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President Barack Obama announced a plan Wednesday that aims to help homeowners who are struggling to pay their mortgages and rescue the country’s declining housing market.
Though there is rampant discussion about how well it might work, there is one consensus of opinion: It's too early to tell.
The Homeowner Affordability and Stability Plan gives homeowners whose mortgages are held or guaranteed by Fannie Mae and Freddie Mac more options to lower their payments through subsidized interest rate cuts for at least five years and offers $5,000 per homeowner to reduce their mortgage principal.
The voluntary program also will offer lenders a set of incentives to redo those loans.
The plan is positioned for borrowers who owe up to 5 percent more than what their home is worth, but details won’t be announced until March 4.
Administration officials have said the plan could protect between 7 and 9 million homeowners – a large portion of whom would likely face foreclosure without it -- and there are foreclosures in Shelby County every week.
Many who support the plan say they feel it can help slow foreclosures and the declining value of neighborhoods. And both lenders and investors benefit by getting incentives to modify loans and stay current on payments.
Still, critics of the plan say it won’t be enough. There aren’t yet details on how it will be implemented.
They say the millions of workers who lost their jobs will continue to struggle with their payments, and the plan will only delay the inevitable, as higher interest rates and taxes will eventually catch up.
But how will it impact Shelby County?
“Time will only tell. It seems they’re trying to put a Band-Aid on the situation to slow things down. I don’t think we’ll see immediate effects,” said Chris Waford, VP of mortgage lending at Citizens Union Bank.
Waford’s reasoning is that when people want to buy a house or refinance their current home, they have to have an appraisal, and that appraisal requires comparable sales to that home that have been sold within the last six months.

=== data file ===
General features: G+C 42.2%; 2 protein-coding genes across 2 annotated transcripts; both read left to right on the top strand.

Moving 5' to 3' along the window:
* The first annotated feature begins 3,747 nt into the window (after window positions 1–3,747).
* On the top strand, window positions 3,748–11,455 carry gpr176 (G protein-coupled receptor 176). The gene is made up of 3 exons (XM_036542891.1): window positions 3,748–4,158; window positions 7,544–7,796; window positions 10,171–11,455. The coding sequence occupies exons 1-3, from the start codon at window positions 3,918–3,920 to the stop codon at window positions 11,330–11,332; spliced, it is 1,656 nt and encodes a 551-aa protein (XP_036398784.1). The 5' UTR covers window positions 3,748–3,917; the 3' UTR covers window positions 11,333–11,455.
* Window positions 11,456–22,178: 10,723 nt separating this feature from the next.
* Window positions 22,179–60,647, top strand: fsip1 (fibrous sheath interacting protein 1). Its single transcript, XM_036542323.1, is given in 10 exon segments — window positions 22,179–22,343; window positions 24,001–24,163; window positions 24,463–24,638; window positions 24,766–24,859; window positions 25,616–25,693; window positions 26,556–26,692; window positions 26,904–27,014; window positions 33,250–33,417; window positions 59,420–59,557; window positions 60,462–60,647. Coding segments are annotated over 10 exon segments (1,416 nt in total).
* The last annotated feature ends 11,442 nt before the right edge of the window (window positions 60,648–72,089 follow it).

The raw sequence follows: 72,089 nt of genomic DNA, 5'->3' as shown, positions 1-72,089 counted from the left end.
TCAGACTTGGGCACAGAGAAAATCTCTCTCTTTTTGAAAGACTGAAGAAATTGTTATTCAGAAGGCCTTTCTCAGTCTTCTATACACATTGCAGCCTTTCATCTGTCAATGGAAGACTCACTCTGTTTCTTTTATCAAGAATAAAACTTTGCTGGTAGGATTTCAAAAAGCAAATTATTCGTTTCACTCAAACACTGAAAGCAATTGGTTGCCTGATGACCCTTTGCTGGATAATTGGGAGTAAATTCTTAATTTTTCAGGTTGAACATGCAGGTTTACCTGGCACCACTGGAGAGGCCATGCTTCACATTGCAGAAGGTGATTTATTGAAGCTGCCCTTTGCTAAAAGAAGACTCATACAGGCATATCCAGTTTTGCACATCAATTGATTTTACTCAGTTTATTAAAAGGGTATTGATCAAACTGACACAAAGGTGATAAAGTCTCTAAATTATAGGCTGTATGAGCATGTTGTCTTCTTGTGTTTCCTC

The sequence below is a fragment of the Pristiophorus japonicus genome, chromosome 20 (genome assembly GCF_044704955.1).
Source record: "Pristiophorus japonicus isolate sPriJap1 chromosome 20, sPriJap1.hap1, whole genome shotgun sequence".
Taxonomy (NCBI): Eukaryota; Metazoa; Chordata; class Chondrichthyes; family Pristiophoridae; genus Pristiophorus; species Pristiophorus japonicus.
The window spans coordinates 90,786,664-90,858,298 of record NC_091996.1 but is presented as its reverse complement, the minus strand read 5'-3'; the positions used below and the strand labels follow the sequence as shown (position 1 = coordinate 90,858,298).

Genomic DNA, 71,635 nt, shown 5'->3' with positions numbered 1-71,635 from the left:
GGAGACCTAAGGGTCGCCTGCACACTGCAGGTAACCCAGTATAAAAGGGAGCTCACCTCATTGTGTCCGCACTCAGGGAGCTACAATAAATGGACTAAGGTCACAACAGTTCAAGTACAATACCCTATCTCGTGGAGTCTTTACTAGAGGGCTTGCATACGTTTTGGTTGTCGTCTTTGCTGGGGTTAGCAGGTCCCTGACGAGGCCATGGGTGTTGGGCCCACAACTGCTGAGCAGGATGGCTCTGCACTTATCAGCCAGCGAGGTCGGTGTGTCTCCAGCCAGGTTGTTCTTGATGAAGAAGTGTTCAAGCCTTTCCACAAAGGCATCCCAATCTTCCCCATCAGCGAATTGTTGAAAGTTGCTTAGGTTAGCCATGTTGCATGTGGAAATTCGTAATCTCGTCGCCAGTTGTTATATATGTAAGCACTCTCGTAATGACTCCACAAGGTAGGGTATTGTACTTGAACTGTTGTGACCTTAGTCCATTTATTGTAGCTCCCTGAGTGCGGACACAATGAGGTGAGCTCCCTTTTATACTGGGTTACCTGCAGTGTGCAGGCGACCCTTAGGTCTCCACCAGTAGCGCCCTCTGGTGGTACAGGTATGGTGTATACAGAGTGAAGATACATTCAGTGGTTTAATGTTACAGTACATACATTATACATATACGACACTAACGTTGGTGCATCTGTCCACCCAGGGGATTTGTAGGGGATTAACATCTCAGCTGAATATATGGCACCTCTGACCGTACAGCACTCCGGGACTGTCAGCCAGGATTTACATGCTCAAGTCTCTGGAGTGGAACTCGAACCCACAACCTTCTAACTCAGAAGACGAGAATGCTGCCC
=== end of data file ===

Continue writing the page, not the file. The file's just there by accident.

With the struggling housing market, there are fewer sales in recent months than there were a few years ago, and a lot of those houses went into foreclosure, so the comparable sales pool represents that downward trend in price.
“People’s homes appraised for $300,000 five years ago may be appraised for $290,000 now,” he said.
In any neighborhood that has a problem with foreclosures, they’re hurting the home value for everyone else, he said, even those who are still meeting their mortgage obligations.
The government’s new plan is designed to keep homes from going into foreclosure.
“The local banks are seeing more foreclosures because of the economy, but I don’t know if the modification is really going to be a direct impact on CUB [Citizens Union Bank], Commonwealth [Bank] or Republic [Bank] -- those types of companies,” Waford said.
Todd Davis, master commissioner for the Shelby Circuit Court, said there were more than 150 foreclosures in the county in 2008, and without more relief that number could increase this year.
So far, he said it’s impossible to tell how Obama’s plan will work out.
“As in most things like this, the devil is always in the details. It’s so new, I’m not sure how difficult the implementation of it will be,” he said.
“Bottom line, there has to be something to stabilize the housing market. All the other ills -- economic downturn, recession -- are flowing from that. Otherwise just throwing more bailout money won’t do any good at all unless the value of the undervalued assets are stabilized somehow.”